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History 301: Historical Methods and Writing

Course guide for HIST 301

Welcome to History research!

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Advertisement for Harry Houdini's Conjurer's Monthly Magazine. Undated. Oscar Teale Houdini Scrapbook. Library of Congress Rare Book and Special Collections Division. Digital ID (h) varshoud hs004.

Welcome to your History 301 course guide!  You may explore the various links on the left side of this page to find books, ebooks, journal articles, and more resources essential to successful research on your history topic.

No guide can include every possible resource you need for your specific topic, so do not hesitate to reach out for help from me or your professor. You see my contact information to the right with email and chat options. If you have a complex question or need to search multiple resources, we will set up an appointment via Zoom. 

We may be doing everything remotely but that should not stop you from finding the primary and secondary sources essential to a good project.

Key Concepts that apply to all history research: 

  • Use appropriate terminology (World War I was the "Great War" at the time since we didn't know there would be a second world war.)
  • Ethnic and racial group references have transformed over time (e.g., Native Americans has replaced the term Indians which is now reserved in scholarly works to refer to South Asians from the nation of India.)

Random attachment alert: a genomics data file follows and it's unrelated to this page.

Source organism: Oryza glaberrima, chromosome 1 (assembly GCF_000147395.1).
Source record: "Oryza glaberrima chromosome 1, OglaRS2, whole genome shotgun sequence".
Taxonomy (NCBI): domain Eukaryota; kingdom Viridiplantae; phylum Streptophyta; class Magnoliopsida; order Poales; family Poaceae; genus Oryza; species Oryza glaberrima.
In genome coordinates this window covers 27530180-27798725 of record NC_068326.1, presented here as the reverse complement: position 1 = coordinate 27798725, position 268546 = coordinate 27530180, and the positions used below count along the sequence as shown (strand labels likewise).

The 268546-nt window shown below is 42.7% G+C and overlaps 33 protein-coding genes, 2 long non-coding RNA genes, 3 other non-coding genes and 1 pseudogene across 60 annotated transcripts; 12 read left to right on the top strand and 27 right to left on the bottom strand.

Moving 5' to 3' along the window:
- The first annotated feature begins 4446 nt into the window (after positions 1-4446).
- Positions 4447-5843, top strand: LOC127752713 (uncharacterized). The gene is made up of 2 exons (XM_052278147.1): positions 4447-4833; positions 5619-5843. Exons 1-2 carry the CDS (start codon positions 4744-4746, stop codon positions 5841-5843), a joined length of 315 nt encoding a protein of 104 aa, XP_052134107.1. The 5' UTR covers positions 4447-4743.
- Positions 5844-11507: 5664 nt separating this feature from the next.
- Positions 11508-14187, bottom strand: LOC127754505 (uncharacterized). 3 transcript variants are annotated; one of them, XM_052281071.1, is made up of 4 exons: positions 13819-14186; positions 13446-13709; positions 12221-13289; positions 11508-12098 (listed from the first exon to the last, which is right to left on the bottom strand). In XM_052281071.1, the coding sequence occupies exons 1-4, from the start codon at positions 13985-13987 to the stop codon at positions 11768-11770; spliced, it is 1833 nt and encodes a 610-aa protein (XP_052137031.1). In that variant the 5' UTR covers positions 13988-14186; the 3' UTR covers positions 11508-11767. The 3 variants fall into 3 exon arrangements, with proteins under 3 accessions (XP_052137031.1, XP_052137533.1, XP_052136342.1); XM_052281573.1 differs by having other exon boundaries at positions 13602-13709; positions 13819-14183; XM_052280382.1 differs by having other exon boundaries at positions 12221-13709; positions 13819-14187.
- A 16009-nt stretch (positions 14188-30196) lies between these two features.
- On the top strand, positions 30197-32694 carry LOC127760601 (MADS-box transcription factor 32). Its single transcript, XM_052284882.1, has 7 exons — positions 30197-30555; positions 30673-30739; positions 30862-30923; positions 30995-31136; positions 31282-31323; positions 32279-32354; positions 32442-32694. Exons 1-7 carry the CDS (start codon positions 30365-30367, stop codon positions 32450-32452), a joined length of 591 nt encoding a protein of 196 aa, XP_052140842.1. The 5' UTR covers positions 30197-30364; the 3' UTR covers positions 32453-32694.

• Geographic names can change over time (Myanmar used to be Burma.) 
  • Time periods can be vague so try to be fairly broad (use the term "19th century" instead of 1849-1879) unless you are looking at a specific event such as the April 1906 San Francisco earthquake. 
  • Non-English alphabets may be translated into English with a number of variant spellings. 
  • Primary sources demonstrate the stereotypes and prejudices of the time, especially in the popular press or during times of conflict. 
  • Propaganda or materials created by those in power are biased and frequently distort or disregard facts about those not in power.
  • Give appropriate credit in your citation and comply with usage restrictions. 
    • Most sources allow use for educational purpose as long as cited or a particular condition is met. See Zapatistas! Anti-copyright statement and Creative Commons as examples.) 
    • Some sources will clearly state they cannot be used without permission and may require a fee (e.g., Getty Images)
    • The information or image must be from the original source (NOT Wikipedia, Pinterest or Google Images...) 
  • Be a critical consumer, just because it is the first link in the results does not mean it is the best. 

Contact the History Librarian